5 Practical Ways To Deal With Work Burnout Amidst Working From Home
With working from home now being the norm, work burnout is fast becoming common too. Why is it so? Well, with home doubling up as the office, it is much harder to shut off from work completely. Office hours are not 9 to 5 anymore. For some people, work is done almost every waking moment, especially if they must liaise with clients or colleagues in different time zones. The blurred lines between work life and home life may even swallow up whatever time one may have for themselves.
So how do we deal with it? There are many things that I will mention here, but they all aim to achieve the same thing: to create a clear boundary between work life and home life so that we don’t get burnt out easily.
1. Have a dedicated workspace area.
The first thing to do is to dedicate one space in your home as your ‘workspace’. This helps put one in the mindset of ‘going to the office’ when sitting in that space and ‘leaving the office’ when exiting that space.
How does one go about this? That is totally up to you. It can be in the small things like getting a desk pad or desk mat to put on the table. It could also be dedicating a room to be your home office. What you wear may help in this too. Instead of wearing the same sweatpants and tee-shirt, dressing up like you are going out may help lift your mood. One Instagram creative I followed even tried to make this fun, setting up daily themes for a week to revolve her outfits around. This helps us to deal with work burnout in small but effective ways.
2. Set consistent office hours.
Another thing to do is to set consistent office hours. It can involve setting your status on Microsoft Teams to ‘Offline’ at a set time, reminding your colleagues to not expect an immediate response to messages. It can also involve only answering emails received after office hours the next day. I think being intentional with when you start and end your workday will help enforce a work-life balance, and hopefully help you overcome burnout while working from home.
3. Schedule breaks in between.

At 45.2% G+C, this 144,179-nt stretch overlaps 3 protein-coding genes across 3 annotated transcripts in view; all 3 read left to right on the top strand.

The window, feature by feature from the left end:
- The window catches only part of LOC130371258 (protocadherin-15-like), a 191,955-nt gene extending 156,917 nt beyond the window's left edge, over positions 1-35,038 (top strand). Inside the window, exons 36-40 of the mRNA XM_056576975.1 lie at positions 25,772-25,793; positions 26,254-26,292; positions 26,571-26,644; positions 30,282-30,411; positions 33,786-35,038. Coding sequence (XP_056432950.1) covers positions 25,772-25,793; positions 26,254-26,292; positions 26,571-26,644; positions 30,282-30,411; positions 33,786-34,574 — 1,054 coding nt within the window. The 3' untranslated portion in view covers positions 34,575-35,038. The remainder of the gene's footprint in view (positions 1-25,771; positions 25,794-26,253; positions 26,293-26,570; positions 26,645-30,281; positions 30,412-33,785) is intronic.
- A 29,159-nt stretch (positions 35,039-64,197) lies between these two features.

Breaks are important throughout the day. I am the kind of person who works through my lunches and is willing to put in time after work to get the job done. However, this mindset in any job – especially in a work-from-home situation – is not sustainable.
One of the ways to deal with burnout while working from home is having scheduled breaks in between work. As I like to draw, I make an effort to do 5-minute sketches during my lunch break. You can also re-organise your workspace, tidying up papers or do anything necessary for a clear mind when getting back to work. You can even attempt doing some house chores too! It is surprising how mindless things like washing the dishes or vacuuming the floor can be a good escape from work.
4. Minimize screen time.
One good way of minimising work burnout is to minimize screen time whenever you can. While the computer is not a hazard, long hours of screen time causes eye strain. This may lead to difficulty sleeping, headaches, and even vision problems.
While it is not practical to reduce time on the computer due to work, you can take steps to destress with activities that do not require staring at a screen. Try taking a walk outside with headphones in, doing some journaling, investing time in a garden or a few plants, or maybe cleaning out that cupboard that you have been meaning to.
When I made the effort to reduce my screen time, I found that I could truly relax. Having my computer in front of me, even if it is for recreation, was still a temptation to check on my emails or messages from work. This hindered me from truly destressing and made dealing with work burnout even more difficult.
5. Surprise yourself.
Let’s face it: Working from home can get monotonous. Every day is the same, with the same routine, same place. During the initial period of working from home, the days felt so repetitive that they started to bleed together, making me feel like I was losing track of what day it was.
This is where small surprises for yourself may be helpful. Sometimes a change of scenery may help, like going to your local cafe (if it is possible) for a change in your work environment. Getting cake for myself to eat during the workday was a huge pick me up.
I hope these suggestions were helpful! They may sound like small things but it is little changes like these that disrupt the monotony of working from home and help one deal with work burnout. If you need some inspiration to curate a great home workspace, here is an article on practical desk accessories to complement your workspace.